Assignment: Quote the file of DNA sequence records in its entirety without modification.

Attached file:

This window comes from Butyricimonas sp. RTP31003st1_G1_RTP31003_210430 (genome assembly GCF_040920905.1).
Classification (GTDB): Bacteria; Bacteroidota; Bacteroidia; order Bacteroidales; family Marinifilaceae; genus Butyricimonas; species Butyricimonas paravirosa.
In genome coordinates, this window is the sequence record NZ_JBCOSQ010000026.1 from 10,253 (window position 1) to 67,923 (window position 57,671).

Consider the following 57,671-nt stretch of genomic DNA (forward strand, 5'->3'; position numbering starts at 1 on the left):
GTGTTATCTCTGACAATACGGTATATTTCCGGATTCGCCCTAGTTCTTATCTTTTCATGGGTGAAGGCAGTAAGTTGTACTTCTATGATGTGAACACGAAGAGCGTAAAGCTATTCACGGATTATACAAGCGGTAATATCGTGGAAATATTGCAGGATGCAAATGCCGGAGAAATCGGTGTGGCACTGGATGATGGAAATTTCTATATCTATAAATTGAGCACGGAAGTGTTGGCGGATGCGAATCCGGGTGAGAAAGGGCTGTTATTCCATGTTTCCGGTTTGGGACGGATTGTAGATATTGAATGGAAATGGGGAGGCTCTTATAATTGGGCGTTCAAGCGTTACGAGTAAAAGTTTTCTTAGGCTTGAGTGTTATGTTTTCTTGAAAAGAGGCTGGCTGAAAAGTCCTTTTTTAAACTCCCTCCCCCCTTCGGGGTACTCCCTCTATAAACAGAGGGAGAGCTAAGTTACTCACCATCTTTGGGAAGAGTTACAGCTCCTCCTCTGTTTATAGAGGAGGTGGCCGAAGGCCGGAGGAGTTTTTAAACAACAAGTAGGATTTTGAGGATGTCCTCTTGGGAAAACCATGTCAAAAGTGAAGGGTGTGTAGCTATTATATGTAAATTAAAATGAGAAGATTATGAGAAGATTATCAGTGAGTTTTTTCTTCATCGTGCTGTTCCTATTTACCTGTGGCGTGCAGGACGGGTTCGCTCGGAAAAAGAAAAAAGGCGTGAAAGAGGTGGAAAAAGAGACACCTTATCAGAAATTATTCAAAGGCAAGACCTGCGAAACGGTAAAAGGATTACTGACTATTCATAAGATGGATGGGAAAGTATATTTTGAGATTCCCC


This window comes from Butyricimonas sp. RTP31003st1_G1_RTP31003_210430 (genome assembly GCF_040920905.1).
Classification (GTDB): Bacteria; Bacteroidota; Bacteroidia; order Bacteroidales; family Marinifilaceae; genus Butyricimonas; species Butyricimonas paravirosa.
In genome coordinates, this window is the sequence record NZ_JBCOSQ010000026.1 from 10,253 (window position 1) to 67,923 (window position 57,671).

Consider the following 57,671-nt stretch of genomic DNA (forward strand, 5'->3'; position numbering starts at 1 on the left):
GTGTTATCTCTGACAATACGGTATATTTCCGGATTCGCCCTAGTTCTTATCTTTTCATGGGTGAAGGCAGTAAGTTGTACTTCTATGATGTGAACACGAAGAGCGTAAAGCTATTCACGGATTATACAAGCGGTAATATCGTGGAAATATTGCAGGATGCAAATGCCGGAGAAATCGGTGTGGCACTGGATGATGGAAATTTCTATATCTATAAATTGAGCACGGAAGTGTTGGCGGATGCGAATCCGGGTGAGAAAGGGCTGTTATTCCATGTTTCCGGTTTGGGACGGATTGTAGATATTGAATGGAAATGGGGAGGCTCTTATAATTGGGCGTTCAAGCGTTACGAGTAAAAGTTTTCTTAGGCTTGAGTGTTATGTTTTCTTGAAAAGAGGCTGGCTGAAAAGTCCTTTTTTAAACTCCCTCCCCCCTTCGGGGTACTCCCTCTATAAACAGAGGGAGAGCTAAGTTACTCACCATCTTTGGGAAGAGTTACAGCTCCTCCTCTGTTTATAGAGGAGGTGGCCGAAGGCCGGAGGAGTTTTTAAACAACAAGTAGGATTTTGAGGATGTCCTCTTGGGAAAACCATGTCAAAAGTGAAGGGTGTGTAGCTATTATATGTAAATTAAAATGAGAAGATTATGAGAAGATTATCAGTGAGTTTTTTCTTCATCGTGCTGTTCCTATTTACCTGTGGCGTGCAGGACGGGTTCGCTCGGAAAAAGAAAAAAGGCGTGAAAGAGGTGGAAAAAGAGACACCTTATCAGAAATTATTCAAAGGCAAGACCTGCGAAACGGTAAAAGGATTACTGACTATTCATAAGATGGATGGGAAAGTATATTTTGAGATTCCCC